The command to unite in the image of God is explicit in the bible, especially in verses such as:

For I am the LORD who brought you up out of the land of Egypt to be your God. You shall therefore be holy, for I am holy.”
(Leviticus 11:45 ESV)

And also:

You therefore must be perfect, as your heavenly Father is perfect.
(Matthew 5:48)

However it is in Deuteronomy 6 where the link between the oneness (unity) of God and the requirement to unite in him is clearest. Deuteronomy is Moses’ retelling the law of God to Israel before they go to take the Promised Land. Moses begins his recounting of the law by stating that God is one. This is simultaneously a statement of God’s unity and headship (supremacy). Setting out the context and purpose of the law, a command for Israel to unite under his headship (reflect his image in unity). This is why the statement of God’s oneness is accompanied by the command to obey the law in everything they do, including accurately teaching the law to their children. In this way the image of God would be consistently transmitted from person to person through time (in theory).

“Hear, O Israel: The Lord our God, the Lord is one. You shall love the Lord your God with all your heart and with all your soul and with all your might. And these words that I command you today shall be on your heart. You shall teach them diligently to your children, and shall talk of them when you sit in your house, and when you walk by the way, and when you lie down, and when you rise. You shall bind them as a sign on your hand, and they shall be as frontlets between your eyes. You shall write them on the doorposts of your house and on your gates.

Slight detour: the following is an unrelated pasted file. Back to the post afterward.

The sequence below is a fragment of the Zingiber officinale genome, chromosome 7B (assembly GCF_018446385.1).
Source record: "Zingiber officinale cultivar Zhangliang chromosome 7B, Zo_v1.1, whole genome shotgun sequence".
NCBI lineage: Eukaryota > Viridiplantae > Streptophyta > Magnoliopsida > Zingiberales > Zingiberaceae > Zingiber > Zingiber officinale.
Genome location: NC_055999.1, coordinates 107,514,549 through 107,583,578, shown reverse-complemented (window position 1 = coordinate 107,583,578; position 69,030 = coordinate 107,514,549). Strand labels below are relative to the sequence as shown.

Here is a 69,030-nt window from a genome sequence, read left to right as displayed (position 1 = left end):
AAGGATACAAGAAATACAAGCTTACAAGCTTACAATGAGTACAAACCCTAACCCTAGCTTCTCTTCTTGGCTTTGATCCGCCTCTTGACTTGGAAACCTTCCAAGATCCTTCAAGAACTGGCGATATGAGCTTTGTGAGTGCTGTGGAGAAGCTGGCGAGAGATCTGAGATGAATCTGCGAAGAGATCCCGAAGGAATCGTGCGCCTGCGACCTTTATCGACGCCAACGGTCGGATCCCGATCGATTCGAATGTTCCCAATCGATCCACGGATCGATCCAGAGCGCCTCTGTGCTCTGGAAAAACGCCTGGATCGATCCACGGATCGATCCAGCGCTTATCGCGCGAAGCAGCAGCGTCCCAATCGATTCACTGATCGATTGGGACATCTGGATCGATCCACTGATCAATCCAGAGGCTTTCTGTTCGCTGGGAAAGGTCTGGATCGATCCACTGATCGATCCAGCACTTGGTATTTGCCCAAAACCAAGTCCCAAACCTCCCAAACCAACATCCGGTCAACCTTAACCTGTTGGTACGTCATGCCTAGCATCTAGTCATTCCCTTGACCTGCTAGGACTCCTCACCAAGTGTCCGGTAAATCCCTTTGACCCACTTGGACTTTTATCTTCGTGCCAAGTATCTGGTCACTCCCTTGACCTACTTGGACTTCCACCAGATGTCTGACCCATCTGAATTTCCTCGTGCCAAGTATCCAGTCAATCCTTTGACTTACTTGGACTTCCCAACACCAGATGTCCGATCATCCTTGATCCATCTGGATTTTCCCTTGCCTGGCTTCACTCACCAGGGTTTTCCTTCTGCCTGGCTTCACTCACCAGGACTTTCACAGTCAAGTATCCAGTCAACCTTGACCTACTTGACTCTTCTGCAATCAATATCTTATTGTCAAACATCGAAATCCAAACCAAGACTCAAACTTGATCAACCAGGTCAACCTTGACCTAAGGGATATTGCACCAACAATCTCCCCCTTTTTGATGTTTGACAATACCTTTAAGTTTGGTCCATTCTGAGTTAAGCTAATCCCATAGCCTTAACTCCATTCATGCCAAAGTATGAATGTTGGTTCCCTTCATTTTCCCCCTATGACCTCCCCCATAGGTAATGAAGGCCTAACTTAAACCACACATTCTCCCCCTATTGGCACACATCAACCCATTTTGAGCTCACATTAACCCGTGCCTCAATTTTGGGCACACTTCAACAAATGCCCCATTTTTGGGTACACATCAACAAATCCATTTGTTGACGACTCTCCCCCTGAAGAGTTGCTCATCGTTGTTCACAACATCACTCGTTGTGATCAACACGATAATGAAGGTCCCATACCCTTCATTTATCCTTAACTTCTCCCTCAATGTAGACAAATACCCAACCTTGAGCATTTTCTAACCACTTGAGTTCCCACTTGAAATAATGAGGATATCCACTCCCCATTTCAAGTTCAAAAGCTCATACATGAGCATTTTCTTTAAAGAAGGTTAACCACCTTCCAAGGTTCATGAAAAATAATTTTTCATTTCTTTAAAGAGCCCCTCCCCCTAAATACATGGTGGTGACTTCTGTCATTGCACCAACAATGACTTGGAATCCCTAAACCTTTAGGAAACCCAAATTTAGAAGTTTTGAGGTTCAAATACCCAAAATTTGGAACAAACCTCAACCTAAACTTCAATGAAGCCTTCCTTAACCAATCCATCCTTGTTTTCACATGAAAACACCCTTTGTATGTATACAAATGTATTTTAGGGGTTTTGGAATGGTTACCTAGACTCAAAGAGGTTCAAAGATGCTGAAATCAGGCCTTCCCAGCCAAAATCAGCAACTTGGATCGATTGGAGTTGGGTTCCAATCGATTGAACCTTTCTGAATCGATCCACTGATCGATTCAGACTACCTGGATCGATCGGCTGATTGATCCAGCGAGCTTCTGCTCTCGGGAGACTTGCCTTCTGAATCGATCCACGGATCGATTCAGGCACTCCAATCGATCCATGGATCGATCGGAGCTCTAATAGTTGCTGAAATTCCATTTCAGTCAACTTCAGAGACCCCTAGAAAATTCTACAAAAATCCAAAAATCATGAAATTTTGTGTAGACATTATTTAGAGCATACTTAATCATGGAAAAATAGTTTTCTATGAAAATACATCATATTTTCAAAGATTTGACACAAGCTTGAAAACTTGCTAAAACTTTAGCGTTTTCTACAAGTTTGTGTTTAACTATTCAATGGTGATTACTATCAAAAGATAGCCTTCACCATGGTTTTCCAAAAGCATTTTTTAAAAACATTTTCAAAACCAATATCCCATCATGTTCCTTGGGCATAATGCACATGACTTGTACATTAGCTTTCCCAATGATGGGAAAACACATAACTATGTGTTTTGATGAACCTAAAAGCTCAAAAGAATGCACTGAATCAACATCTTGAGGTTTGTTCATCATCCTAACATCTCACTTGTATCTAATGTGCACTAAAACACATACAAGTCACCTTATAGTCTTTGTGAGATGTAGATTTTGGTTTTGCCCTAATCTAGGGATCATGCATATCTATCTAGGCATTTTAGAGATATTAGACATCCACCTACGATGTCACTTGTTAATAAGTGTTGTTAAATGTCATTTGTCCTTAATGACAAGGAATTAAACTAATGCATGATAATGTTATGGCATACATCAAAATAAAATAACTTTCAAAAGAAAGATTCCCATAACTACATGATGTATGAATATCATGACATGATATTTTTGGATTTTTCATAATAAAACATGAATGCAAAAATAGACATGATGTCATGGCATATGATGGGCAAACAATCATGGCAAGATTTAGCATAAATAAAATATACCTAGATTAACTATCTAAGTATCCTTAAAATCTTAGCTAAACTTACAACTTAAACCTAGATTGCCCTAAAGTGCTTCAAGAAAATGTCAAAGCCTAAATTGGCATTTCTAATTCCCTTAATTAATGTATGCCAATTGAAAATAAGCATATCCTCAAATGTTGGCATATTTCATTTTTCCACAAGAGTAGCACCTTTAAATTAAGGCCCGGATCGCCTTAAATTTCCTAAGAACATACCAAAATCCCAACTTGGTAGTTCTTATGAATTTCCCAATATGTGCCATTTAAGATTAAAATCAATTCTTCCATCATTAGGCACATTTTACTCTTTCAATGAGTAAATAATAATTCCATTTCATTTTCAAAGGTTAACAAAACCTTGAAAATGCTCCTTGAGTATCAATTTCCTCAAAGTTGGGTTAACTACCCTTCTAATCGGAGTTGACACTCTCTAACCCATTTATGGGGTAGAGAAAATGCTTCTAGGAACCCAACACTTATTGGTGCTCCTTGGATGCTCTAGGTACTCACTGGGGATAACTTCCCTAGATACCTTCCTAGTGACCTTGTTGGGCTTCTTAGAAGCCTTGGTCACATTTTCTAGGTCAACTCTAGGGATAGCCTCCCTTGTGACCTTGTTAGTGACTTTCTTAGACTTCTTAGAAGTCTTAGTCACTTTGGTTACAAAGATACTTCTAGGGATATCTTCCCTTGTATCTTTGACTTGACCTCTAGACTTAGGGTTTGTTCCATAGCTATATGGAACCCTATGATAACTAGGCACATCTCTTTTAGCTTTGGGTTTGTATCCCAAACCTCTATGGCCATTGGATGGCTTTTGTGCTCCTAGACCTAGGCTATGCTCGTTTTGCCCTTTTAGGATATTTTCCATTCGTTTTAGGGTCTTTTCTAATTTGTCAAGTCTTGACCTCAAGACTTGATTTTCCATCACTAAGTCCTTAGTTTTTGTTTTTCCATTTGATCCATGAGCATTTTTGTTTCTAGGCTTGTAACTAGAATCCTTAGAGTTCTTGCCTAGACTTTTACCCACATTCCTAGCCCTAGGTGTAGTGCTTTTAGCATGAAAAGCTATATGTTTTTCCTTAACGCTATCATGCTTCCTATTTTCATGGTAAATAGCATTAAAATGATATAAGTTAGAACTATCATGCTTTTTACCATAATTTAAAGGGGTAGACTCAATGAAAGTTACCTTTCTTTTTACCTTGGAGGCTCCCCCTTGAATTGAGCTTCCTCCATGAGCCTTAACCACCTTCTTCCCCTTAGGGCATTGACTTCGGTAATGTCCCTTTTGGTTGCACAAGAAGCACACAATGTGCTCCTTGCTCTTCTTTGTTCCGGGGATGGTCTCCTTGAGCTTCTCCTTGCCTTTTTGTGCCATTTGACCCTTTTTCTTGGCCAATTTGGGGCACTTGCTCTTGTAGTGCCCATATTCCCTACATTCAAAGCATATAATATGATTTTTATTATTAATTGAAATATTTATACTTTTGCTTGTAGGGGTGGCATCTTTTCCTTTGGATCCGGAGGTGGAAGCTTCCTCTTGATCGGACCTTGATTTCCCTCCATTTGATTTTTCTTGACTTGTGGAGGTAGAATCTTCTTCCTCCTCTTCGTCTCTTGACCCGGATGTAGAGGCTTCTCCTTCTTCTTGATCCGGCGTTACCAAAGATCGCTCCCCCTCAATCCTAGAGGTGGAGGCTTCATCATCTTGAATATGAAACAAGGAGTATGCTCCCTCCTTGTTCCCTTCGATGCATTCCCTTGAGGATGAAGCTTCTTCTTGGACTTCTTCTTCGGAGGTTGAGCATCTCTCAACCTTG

(Deuteronomy 6:4-9)

It should be noted that Moses is talking to all of Israel, not just part, making it a command for human unity in God (and Abraham) while acknowledging the place of the individual (e.g. bind them on your hand).

As previously discussed, the basis of human unity is the family. In family each new child (member) is born into relationship as either a son or daughter and possibly brother or sister. However as a family grows the number of relationships multiply. One man could be a father, son, brother, uncle and cousin at the same time, or a woman could be mother, daughter, sister, aunt and cousin (depending on who they are relating to). Therefore the role and responsibility of a person in any given circumstance is determined by who they are relating to. In any union there is a right and wrong way of relating, depending on the distinctive roles fulfilled by each member at any given time. Acting in the wrong way (e.g. disobeying parents) is indicative of no unity at all (disunity).

Every nation on earth has a variety of laws that command and manage a range of relational situations, from murder to being too noisy late at night. Both human laws and the law of God seek to manage relationships and command consistent behaviour for good community. However human laws are incapable of commanding true (God like) unity because they are not based on any absolute standard of relating (God); often seeking to acheive competing goals. Only the law of God perfectly commands unity (good relationship). Therefore the law of God:
• Contains the requirements for the conduct of good relationship (unity) between God and man, within humanity and between humanity and the rest of creation.
• Perfectly reflects the absolute standard of relationship in unity that is God:
o It does not command behaviour that is contradictory and can therefore be thought of as a single unified law.
o Commanding perfect unity in a single head (God), (i.e. in his likeness).

While the requirements of the written law encompass the unwritten standard of unity that existed in the beginning, other requirements exist purely because mankind is not in union with God and need to relate to God in disunity. If unity/good relationships (in God’s image) existed then the written law of God (especially human law) would not be necessary. Instead people would naturally reflect God’s image in relationship (unity) all the time, perfectly relating to one another, God and creation.

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